Content Note: This article discusses war related hardship, trauma, and violence.

We are often most surprised when an animated film makes us cry. It somehow makes more sense for that heart-wrenching close up at the end of Titanic (1998) to make you weep, then watching a striped scarf, belonging to the now-dead protagonist of Chris the Swiss (2018), float away in a gust of pencilled-in wind.

When attempting to depict tales of political sacrifice and hardship, filmmakers often turn to the cinematic world that is closest to our own, that of live action. But what so many hard-hitting animated dramas have proven time and time again is that the most realistic portrait of human beings is not always the most accurate. How can you break through this mirror of reality and reach for the psychological trauma, so absurd and so indescribable in its very nature, to seek the true experiences that individuals have had to struggle through? The answer, for many cinematic artists, is animation.

Most of us, fortunately, have never had to live out our years in a prisoner-of-war camp, or face the disillusionment of ‘fighting for our country’ when that country is divided and slowly killing itself, alongside the many other horrors of war. In light of such unspeakable tragedy, animation is often the translation device that we need to bring these emotions to the screen. How better to allow an audience to peek through into the messy depths of personal trauma than by literally drawing it for them? Within animated films, our eyes take in each frame with a level of attention not seen in live action films. We are forced to decipher the sketches; they do not offer the realism we take for granted in our everyday lives. Recreating a lived experience through live action, and attempting to mirror it exactly, can never hope to become the experience itself. Animation, however, is a common ground for both filmmaker and audience through which to portray these experiences that cannot be acted out.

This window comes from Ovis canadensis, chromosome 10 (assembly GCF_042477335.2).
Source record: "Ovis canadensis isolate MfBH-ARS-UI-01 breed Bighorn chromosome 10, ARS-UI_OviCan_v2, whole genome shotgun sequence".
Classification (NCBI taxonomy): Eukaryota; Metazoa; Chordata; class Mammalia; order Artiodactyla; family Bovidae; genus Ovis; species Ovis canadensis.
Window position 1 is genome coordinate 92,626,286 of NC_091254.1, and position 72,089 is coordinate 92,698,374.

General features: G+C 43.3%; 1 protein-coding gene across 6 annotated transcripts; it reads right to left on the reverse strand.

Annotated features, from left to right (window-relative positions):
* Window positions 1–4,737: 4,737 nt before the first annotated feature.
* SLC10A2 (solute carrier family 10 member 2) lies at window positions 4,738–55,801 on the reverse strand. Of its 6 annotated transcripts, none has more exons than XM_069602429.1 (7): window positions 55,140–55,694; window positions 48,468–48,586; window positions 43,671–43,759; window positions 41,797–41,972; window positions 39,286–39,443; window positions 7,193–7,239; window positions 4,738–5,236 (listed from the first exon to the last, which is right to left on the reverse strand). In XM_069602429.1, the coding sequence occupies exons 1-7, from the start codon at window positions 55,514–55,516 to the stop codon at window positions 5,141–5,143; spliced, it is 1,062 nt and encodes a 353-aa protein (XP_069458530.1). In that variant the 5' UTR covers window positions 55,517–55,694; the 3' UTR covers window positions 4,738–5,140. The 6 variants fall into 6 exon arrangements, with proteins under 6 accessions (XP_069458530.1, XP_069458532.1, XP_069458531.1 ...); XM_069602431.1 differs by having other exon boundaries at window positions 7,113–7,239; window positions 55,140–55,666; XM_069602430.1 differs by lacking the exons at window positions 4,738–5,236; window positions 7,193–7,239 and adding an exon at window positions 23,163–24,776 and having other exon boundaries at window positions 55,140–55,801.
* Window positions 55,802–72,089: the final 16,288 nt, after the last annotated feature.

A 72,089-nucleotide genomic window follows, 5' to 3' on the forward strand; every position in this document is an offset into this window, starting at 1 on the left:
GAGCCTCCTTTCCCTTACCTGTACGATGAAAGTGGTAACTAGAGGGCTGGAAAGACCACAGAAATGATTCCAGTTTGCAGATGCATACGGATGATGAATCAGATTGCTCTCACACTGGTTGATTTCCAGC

“Like the process of sketching a scene right in front of the eager eyes of the audience, so these filmmakers experience the process of dealing with their trauma as they animate the world of their films”

Not even the protagonists themselves can fully decipher their own minds. Trauma and grief, like the death that so often spurs them on, are beyond our frame of comprehension as human beings. Aurel’s 2020 film Josep, which chronicles the experiences of a French gendarme guarding a Spanish political prisoner camp under Franco’s regime, is full of these reality-bending experiences. We can only feel the narrator’s boiling hatred for his co-workers, men who embrace their inhuman tasks, who smile as they torture, humiliate and murder prisoners, through the sketches that emerge out of his mind. In the film, they are reduced to pigs, ears and snouts gradually being drawn over their figures. As they accept their inhuman task, these gendarmes cease to be human. Or perhaps they get a taste of their own medicine. They are humiliated in the eyes of the audience, dehumanised. This absurd episode can only be given birth to through animation.

In each and every one of these films, the pencil is the most powerful tool. Through all the humiliation he faces, the constant state of bruising that his entire body has to get used to, the years spent away from his lover, Josep grips the stub of a pencil with all his might. Every surface that he draws on becomes his own, and when paper is a luxury unavailable to him he turns to the very ground, sketching his mind out onto the blood-stained dust of the concentration camp. In Anja Kofmel’s Chris the Swiss, too, the narrator, a child at the time, is only allowed to grieve through her art. The black mess of childish squiggles, increasing in violence as she picks up the pace of her drawing, reflect this looming yet faceless danger of death. As a child, she does not yet know what death is, and still the word hangs over her for years, dunking her into a deep grief as she must face her cousin Chris’ politically-fuelled assassination following his time as a war photographer during the Yugoslav wars.


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Grief, unlike the still image of a live action film, manifests itself in a constant fluctuating state. Like the process of sketching a scene right in front of the eager eyes of the audience, so these filmmakers experience the process of dealing with their trauma as they animate the world of their films. It is a process that never stops, as their minds act like this powerful tool of the pencil, erasing parts of the painful memories and shading in others on top.